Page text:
We review summary judgments de novo, affirming only if it appears after considering all competent evidence and reasonable inferences in the light most favorable to the non-moving party that there is no genuine issue as to any material fact and the moving party is entitled to judgment as a matter of law. See, e.g., Continental Grain Co., 972 F.2d at 429-30; National Expositions, Inc. v. Crowley Maritime Corp., 824 F.2d 131, 134 (1st Cir. 1987).

A. Evergreen's Interest

The district court likened Evergreen's interest in the scallops to that of a seller of goods, and Gloucester to "an insolvent buyer", see 806 F. Supp. at 297; hence the putative "sale," though voidable, was not void until Evergreen disavowed it and moved to reclaim the goods. See Mass. Gen. L. ch. 106 § 2-702(2) ("seller [who] discovers that the buyer has received goods on credit while insolvent . . . may reclaim the goods upon demand ") (emphasis added). Under this analysis, since an Article 9 secured party is a "purchaser" of the debtor's interest in the collateral, see id. at §§ 1-201(32), 1-201(33); Burk v. Emmick, 637 F.2d 1172, 1174 (8th Cir. 1980); In re Samuels & Co., 526 F.2d 1238, 1242 (5th Cir.), cert. denied, 429 U.S. 834, 50 L. Ed. 2d 99, 97 S. Ct. 98 (1976), Evergreen's failure to disavow the sale prior to the Banks' "purchase" through foreclosure subordinated Evergreen's interest to the Banks' security interests in the scallops. See Mass. Gen. L. ch. 106, § 2-702(3) ("the seller's right to reclaim . . . is subject to the rights of . . . [a] good faith purchaser or lien creditor under this Article"); see also id. at § 2-403(1) ("A purchaser of goods acquires all title which his transferor had or had power to transfer . . . . A person with voidable title has power to transfer good title to a good faith purchaser for value. Where goods have been delivered under a transaction of purchase the purchaser has such a power even though . . . (d) the delivery was procured through fraud") (emphasis added).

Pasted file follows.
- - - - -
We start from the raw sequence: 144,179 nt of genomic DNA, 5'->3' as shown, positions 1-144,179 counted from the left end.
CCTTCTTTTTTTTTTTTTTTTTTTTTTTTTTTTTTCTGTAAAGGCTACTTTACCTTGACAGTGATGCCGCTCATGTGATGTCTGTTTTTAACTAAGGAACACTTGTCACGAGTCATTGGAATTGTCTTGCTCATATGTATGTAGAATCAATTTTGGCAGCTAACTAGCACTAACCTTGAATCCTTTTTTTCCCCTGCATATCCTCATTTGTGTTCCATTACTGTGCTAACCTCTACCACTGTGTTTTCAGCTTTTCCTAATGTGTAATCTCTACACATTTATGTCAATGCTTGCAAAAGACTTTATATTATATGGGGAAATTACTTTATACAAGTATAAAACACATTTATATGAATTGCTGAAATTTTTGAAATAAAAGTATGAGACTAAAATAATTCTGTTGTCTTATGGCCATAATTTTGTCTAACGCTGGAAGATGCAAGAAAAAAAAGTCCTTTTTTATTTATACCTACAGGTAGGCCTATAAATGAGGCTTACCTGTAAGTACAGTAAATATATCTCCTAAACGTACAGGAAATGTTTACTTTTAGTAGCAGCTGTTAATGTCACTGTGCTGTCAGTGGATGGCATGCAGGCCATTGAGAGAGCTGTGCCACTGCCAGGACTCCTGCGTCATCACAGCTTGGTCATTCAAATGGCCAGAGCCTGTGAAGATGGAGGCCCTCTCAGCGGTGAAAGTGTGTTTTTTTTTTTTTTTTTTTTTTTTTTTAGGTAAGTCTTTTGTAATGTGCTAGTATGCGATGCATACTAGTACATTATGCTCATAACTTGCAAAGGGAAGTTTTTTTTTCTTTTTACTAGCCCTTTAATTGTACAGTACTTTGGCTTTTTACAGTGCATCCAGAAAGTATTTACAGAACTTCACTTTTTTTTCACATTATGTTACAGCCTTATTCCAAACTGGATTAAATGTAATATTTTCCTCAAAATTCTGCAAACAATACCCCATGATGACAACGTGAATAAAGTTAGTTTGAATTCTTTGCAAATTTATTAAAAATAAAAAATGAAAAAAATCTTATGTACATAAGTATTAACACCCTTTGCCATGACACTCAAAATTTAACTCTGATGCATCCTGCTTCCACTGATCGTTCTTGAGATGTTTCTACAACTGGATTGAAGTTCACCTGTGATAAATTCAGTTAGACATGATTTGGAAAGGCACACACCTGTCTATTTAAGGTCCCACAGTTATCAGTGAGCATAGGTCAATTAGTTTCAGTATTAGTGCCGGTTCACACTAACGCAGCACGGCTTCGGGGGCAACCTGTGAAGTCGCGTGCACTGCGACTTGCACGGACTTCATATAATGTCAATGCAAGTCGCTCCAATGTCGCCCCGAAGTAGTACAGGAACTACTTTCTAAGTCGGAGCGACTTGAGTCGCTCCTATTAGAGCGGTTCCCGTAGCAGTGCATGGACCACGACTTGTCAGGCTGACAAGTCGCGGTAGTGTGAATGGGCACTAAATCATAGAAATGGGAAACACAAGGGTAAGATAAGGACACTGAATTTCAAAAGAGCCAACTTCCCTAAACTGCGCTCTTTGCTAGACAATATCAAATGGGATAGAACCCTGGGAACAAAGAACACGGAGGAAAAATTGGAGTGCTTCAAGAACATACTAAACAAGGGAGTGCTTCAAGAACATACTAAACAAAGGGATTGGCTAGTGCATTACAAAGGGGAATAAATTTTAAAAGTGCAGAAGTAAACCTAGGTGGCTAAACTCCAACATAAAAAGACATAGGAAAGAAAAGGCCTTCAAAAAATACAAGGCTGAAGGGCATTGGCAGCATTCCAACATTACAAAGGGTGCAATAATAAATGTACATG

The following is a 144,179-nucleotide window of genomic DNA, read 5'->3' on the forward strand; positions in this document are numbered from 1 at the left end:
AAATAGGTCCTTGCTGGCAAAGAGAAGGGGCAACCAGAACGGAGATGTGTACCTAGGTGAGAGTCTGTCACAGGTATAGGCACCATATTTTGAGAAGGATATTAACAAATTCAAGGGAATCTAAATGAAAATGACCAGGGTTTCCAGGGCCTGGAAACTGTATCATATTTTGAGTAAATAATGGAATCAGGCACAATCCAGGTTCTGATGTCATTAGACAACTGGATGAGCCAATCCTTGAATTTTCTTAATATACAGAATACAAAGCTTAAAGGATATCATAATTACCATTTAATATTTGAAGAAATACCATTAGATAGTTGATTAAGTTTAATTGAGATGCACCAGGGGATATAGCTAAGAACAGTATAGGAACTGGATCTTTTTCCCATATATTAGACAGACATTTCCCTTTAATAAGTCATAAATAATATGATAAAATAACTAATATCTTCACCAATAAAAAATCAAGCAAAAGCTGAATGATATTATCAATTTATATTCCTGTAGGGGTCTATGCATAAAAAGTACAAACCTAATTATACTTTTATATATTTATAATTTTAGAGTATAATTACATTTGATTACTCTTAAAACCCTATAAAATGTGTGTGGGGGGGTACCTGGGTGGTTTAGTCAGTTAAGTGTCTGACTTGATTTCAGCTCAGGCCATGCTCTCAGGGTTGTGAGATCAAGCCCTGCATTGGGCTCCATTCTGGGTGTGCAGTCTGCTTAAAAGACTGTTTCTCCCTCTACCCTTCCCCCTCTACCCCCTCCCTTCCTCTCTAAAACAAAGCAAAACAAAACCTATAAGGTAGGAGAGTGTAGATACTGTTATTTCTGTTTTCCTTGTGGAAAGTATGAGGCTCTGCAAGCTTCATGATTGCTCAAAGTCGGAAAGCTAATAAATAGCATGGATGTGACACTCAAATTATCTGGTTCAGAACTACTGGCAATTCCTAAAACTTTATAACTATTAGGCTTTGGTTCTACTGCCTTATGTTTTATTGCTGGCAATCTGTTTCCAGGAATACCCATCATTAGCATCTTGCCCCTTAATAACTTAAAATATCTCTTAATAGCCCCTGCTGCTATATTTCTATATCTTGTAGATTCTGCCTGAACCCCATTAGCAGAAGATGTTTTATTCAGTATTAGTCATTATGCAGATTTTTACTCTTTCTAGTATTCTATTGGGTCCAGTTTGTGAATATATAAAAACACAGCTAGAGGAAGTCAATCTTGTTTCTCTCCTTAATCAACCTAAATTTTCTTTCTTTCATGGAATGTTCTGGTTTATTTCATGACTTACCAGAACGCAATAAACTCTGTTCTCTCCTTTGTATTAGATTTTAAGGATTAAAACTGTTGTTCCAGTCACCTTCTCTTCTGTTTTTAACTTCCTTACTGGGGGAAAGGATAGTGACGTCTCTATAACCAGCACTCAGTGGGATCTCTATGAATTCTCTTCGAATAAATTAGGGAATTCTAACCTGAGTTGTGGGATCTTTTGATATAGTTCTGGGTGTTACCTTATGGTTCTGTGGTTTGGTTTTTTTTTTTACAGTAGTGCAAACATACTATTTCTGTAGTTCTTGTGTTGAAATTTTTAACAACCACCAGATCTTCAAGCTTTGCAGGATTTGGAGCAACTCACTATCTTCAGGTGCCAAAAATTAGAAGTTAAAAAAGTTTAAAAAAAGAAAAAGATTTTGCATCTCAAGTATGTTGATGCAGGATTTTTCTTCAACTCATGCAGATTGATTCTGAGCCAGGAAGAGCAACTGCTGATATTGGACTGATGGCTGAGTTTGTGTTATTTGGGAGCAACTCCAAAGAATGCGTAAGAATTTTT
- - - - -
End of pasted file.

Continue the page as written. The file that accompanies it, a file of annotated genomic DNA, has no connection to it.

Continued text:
The difficulty with the district court's analysis lies in its fundamental premise, viz., that Evergreen, in releasing the scallops to Gloucester pursuant to the letters of guaranty, was a "seller," and Gloucester, in thus acquiring possession, was a "buyer." Rather, we think the transaction was one of "entrustment," see Mass. Gen. L. ch. 106, § 2-403(2),(3), whereby neither Gloucester nor the Banks acquired an interest in the scallops superior to Evergreen's limited right to their possession.